The museum is currently closed.
August 29, 2016
Kurie Fitzgerald: [email protected], 202-994-6461
Brett Zongker: [email protected], 202-994-6466
WASHINGTON (Aug. 29, 2016)—As the United States prepares to elect its 45th president, the new exhibition “Your Next President . . . ! The Campaign Art of Mark and Rosalind Shenkman” at the George Washington University Museum and The Textile Museum explores the evolution of American presidential campaigning. The exhibit opens Saturday.
The exhibition features rare presidential campaign textiles produced in the 19th and early 20th centuries that were collected by former GW Trustee Mark Shenkman and his wife Rosalind. The artwork demonstrates the central role of the American flag in promoting campaigns more than a century ago. It also shows how the themes of protectionism, reform, prosperity, patriotism and immigration figured strongly in early campaigns and continue to resonate with voters today.
“It’s actually comforting to see that divisive politics are not a modern invention,” said Jane Freundel Levey, consulting curator of the museum’s Albert H. Small Washingtoniana Collection. “The Shenkman collection combines political promotion with artful designs that spoke to the mass population of Americans.”
Complementing the campaign flags are political memorabilia and period graphics from the museum’s Albert H. Small Washingtoniana Collection, the Historical Society of Washington, D.C., and the Collection of Tony Lee. Catchy political ribbons and buttons, as well as an actual torch used at political rallies of the 1870s, evoke a time of raucous electioneering.
Political Campaigns Communicating with Textiles
Campaign ads are nothing new. But without access to modern media, how did politicians in the 19th century make their positions known? Most turned to campaign flags. These imaginative interpretations of the stars and stripes conveyed character traits and issues. Noteworthy items on display include a rare flag that helped elect Abraham Lincoln in 1860 and three of the first American campaign textiles. Visitors will also see mementoes of the D.C. community’s forgotten role as funder and organizer of the quadrennial inauguration celebrations.
Like today, candidates could not always control which personal detail captured public attention. In 1888, Grover Cleveland’s snuff-dipping vice presidential candidate Allen Thurman inadvertently inspired a political trend with his signature red bandanna. These handkerchiefs came to symbolize the 1888 Democratic ticket after Thurman’s fans waved them to support him at the convention. Republicans developed competing bandannas that emphasized the stars and stripes.
A powerful Lincoln campaign flag features 35 stars arranged to spell “free,” reflecting the Republican Party’s anti-slavery stance during the Civil War. The exhibition also shows how charismatic candidates such as William Henry Harrison and Theodore Roosevelt wielded powerful personal imagery to connect with the American public.
The American Flag as an Advertisement
Today, we rarely see the American flag used as a background for advertisements, but in the 1800s printers applied commercial and political advertising directly to the stars and stripes. New York’s McEwan’s National Baking Powder was one of many companies to use this promotional medium. At the end of the 19th century, a movement arose to stop this practice and protect the flag as a sacred symbol.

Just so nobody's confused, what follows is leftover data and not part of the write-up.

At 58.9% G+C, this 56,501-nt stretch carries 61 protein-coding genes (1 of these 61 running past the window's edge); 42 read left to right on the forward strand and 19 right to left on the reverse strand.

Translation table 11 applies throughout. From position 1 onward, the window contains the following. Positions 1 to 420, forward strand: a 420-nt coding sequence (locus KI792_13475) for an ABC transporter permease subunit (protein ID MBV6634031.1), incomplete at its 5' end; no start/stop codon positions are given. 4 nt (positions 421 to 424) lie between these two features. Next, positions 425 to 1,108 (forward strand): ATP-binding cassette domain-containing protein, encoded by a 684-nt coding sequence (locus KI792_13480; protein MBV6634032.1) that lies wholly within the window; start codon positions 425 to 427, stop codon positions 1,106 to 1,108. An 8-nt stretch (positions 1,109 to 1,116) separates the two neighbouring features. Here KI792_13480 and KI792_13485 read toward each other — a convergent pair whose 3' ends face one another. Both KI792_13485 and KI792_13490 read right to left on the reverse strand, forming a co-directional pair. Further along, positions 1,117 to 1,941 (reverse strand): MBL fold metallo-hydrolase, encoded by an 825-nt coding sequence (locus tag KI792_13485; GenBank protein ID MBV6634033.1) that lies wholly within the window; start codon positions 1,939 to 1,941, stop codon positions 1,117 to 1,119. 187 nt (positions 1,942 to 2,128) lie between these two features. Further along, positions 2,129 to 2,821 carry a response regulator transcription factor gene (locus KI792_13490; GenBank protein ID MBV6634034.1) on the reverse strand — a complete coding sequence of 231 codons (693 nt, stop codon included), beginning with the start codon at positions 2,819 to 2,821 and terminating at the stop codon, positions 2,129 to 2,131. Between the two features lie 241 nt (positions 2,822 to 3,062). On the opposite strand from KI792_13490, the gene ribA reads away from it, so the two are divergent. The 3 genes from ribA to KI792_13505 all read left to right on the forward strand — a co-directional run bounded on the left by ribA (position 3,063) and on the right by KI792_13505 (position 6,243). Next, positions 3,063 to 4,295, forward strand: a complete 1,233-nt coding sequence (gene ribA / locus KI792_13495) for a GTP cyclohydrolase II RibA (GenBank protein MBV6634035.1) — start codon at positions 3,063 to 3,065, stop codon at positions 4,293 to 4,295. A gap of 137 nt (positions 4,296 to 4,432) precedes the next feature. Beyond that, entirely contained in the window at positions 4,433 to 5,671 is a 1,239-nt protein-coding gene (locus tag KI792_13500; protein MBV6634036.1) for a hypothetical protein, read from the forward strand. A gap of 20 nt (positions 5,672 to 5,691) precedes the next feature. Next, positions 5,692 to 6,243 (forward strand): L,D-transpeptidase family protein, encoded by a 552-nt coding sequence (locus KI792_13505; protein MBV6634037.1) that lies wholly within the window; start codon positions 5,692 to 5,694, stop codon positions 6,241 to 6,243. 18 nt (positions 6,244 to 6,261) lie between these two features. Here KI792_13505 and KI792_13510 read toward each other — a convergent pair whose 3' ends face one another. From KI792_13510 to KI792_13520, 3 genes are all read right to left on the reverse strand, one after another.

Women and Early Political Campaigns
While women didn’t get the right to vote nationally until the 19th Amendment was ratified in 1920, early political campaigners assumed women had great influence, especially with the men in their lives. “Your Next President . . . !” looks at how campaigners reached women (and their voting men) with decorative home goods and children’s toys affixed with the candidate’s name or likeness. As early as the elections of 1828 and 1840, campaign organizers Martin Van Buren and Thurlow Weed directed local leaders to host teas and letter-writing parties designed to encourage women’s political participation.
“Your Next President . . . !” is open through April 10, 2017.
“A Collector’s Vision: Creating the Albert H. Small Washingtoniana Collection” presents highlights from Albert H. Small’s Washingtoniana Collection, including his first acquisition and other items that explore what motivates an individual to collect. Mr. Small, a third-generation Washingtonian, first became interested in historical collecting after serving in the Navy during World War II. In 2011, Mr. Small donated his unrivaled Washingtoniana collection—nearly 60 years in the making—to GW. This collection documents the formation, development and history of Washington from the 18th to the mid-20th century and includes 1,000 maps and prints, rare letters, photographs and drawings.
Okinawa, Japan’s southernmost prefecture, was an independent kingdom until 1879, with its own language, art and culture. Among its most famed fabrics were those patterned with “bingata,” a uniquely Okinawan dyeing technique known for bright colors and bold patterns that evoke the lush island landscape. Organized in partnership with the Okinawa Prefectural Government, the exhibition “Bingata! Only in Okinawa,” brings to Washington masterpieces of this artistic tradition and contemporary works by Okinawan artists and designers. In conjunction with the exhibition opening, the 2016 fall symposium will feature five distinguished scholars from Okinawa who will provide a broader context for its celebrated textile art. The exhibition will be open from November 5, 2016, through January 30, 2017.
Visit the museum’s website for the latest information and details on current exhibitions. www.museum.gwu.edu. Additional programming will be announced in the coming months.